Little over a month ago, the ‘Hackney Free & Parochial Church of England Secondary School’ opened it’s recently renovated doors to the new term’s intake of pupils. Can it prove the Conservatives folly in ending the ‘Building Schools for the Future’ scheme? Or may it simply reaffirm the belief that the pursuit of Academies, built in the mould of Hackney’s Mossbourne Academy, is the real way to achieve educational success?
Hackney is fortunate in having escaped the immediate impact of the Secretary of State for Education, Michael Gove’s, drastic announcement that BSF projects would be frozen and have their promised funding removed. Hackney Council confirmed this when they stated that the Hackney BSF programme would remain unaffected in its commitment of £170 m to transform the area’s education standards by the year 2014. One major beneficiary of this scheme has been the ‘Hackney Free & Parochial Church of England Secondary School’.
At a publicised cost of £17 million, the school now boasts state of the art teaching facilities in English, Mathematics, Science, the Humanities and Technology. Standout elements include a new environmental roof, which will enable teachers to incorporate outdoor scientific education, and two fully equipped multi-use games areas.
This academic year will see many eyes trained on the school to see if the injection of cash, no longer to come from the Government’s purse, has brought about a reversal in the school’s fortune. In the most recently published survey the school languished behind the national average of 47.6% of pupils who achieved 5 or more GCSE’s at grade C and above, with a lowly 21%. A dramatic improvement in that will surely be anticipated if the project is to appear as a valedictory success for the previous Government’s education policy. Whether it can ever match the standards of Mossbourne Academy, where it achieved 80% in the same survey, is surely in doubt.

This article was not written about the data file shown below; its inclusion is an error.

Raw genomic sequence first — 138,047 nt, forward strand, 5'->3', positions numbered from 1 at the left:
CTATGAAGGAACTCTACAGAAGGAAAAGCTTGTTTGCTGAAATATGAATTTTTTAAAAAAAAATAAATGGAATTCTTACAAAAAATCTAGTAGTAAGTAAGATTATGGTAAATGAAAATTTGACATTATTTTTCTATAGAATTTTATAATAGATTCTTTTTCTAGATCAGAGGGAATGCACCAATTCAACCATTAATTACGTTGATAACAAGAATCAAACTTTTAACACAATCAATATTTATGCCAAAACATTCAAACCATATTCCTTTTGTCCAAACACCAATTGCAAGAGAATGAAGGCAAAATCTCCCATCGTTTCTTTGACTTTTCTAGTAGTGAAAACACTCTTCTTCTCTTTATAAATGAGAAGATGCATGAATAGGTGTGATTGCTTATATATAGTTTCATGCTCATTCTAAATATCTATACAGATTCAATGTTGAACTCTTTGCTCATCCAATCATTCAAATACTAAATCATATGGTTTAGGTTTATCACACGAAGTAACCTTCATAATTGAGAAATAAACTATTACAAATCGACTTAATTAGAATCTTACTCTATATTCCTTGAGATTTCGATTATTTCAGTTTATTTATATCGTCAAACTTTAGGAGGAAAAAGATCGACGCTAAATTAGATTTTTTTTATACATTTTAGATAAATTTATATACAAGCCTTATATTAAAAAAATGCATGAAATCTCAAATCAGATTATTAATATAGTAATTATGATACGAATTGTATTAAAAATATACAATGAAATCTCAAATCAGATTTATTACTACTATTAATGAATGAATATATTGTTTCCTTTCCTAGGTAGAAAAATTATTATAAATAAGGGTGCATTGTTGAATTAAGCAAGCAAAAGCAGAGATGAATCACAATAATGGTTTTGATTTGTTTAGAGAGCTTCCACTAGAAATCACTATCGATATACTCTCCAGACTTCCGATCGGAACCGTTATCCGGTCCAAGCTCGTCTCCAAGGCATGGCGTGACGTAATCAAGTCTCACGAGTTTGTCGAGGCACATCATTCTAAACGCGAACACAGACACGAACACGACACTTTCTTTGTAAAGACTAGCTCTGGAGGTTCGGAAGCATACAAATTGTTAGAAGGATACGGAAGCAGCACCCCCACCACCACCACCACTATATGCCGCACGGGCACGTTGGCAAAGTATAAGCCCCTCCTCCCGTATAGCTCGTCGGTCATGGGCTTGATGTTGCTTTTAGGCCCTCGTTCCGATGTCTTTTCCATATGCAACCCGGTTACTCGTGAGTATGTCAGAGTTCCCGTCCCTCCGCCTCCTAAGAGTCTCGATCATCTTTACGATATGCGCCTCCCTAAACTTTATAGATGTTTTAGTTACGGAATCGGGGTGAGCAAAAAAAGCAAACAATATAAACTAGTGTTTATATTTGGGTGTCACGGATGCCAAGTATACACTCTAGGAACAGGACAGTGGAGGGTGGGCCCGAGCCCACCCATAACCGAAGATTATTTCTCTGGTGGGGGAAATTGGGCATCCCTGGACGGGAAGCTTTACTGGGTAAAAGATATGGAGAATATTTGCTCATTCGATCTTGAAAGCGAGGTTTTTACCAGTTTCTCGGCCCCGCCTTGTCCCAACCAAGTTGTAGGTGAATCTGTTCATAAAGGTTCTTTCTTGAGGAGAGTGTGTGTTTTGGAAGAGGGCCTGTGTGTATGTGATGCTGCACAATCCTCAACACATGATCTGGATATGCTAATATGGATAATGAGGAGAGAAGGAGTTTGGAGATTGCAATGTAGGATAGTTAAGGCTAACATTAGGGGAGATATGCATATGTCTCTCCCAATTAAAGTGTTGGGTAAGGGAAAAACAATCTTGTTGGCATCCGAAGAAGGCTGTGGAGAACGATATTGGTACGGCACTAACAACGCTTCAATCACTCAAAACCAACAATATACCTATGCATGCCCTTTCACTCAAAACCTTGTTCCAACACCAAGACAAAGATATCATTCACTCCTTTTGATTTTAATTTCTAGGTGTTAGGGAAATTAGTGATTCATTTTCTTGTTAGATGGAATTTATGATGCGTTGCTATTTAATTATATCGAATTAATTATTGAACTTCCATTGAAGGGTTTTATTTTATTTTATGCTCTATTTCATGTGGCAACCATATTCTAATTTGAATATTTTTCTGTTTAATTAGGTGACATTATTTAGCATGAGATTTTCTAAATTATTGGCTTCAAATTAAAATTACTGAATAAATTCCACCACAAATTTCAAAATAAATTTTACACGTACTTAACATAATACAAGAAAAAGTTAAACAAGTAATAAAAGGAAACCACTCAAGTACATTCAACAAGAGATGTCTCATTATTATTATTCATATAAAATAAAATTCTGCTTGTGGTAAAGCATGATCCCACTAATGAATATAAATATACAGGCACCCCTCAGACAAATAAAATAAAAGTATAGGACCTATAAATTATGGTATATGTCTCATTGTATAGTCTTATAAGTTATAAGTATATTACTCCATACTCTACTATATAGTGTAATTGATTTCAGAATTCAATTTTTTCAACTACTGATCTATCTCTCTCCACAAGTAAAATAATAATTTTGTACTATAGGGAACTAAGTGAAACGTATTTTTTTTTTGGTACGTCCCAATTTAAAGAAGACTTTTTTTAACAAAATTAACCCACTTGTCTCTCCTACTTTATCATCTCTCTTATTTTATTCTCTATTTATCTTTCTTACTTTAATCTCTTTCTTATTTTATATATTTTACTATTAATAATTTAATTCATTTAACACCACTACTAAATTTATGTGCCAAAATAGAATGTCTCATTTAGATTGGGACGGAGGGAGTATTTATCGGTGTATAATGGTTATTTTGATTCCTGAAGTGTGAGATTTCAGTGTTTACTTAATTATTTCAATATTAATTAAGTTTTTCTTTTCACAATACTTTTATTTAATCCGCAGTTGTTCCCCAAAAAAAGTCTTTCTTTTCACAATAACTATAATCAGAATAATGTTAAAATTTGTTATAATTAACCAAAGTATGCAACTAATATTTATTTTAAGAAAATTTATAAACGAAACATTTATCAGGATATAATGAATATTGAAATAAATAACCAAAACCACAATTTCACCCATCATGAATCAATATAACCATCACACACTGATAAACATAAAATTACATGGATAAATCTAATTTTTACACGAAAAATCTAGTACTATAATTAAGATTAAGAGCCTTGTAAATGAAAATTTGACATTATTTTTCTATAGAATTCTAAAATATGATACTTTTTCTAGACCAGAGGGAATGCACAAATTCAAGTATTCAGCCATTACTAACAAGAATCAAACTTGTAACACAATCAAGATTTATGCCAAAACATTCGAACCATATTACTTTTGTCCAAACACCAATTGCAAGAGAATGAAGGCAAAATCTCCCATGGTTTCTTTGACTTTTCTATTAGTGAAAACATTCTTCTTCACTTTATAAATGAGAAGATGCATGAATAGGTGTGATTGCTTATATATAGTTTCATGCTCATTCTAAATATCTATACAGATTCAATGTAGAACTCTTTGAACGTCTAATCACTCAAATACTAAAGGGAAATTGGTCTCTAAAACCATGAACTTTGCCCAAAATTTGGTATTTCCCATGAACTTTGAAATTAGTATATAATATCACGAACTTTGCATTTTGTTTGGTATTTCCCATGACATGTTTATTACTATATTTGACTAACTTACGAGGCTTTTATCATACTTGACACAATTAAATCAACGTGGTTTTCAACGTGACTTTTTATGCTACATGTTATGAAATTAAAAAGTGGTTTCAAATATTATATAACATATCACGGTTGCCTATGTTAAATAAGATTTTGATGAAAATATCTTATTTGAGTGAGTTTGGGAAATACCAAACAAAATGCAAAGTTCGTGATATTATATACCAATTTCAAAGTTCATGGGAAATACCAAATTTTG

Although both educational policies were a Labour invention, the Conservatives have now nailed their colours to the mast of the Academies. Hackney’s Mossbourne Academy has never been far from public declarations on the rejuvenating impact the policy can have.
Michael Gove, after announcing the ‘Academies Act 2010’, professed his admiration for Mossbourne’s Headmaster, Sir Michael Wilshaw for all he had done in transforming the school’s fortunes. Formally called ‘Hackney Down’s’ with the unfortunate moniker of the worst school in Britain, Mossbourne Academy now triumphs in the league tables and attendance records.
Although many attribute Mossbourne’s outstanding success to the individual Headmaster, and point to the many failing academies nationwide, the Conservatives continue to promote the notion that the future of education lies in Academies. The performance of ‘Hackney Free & Parochial Church of England Secondary School’ could go some way in showing that the Conservative’s dismissal of huge swathes of the previous Government’s legislation is misguided.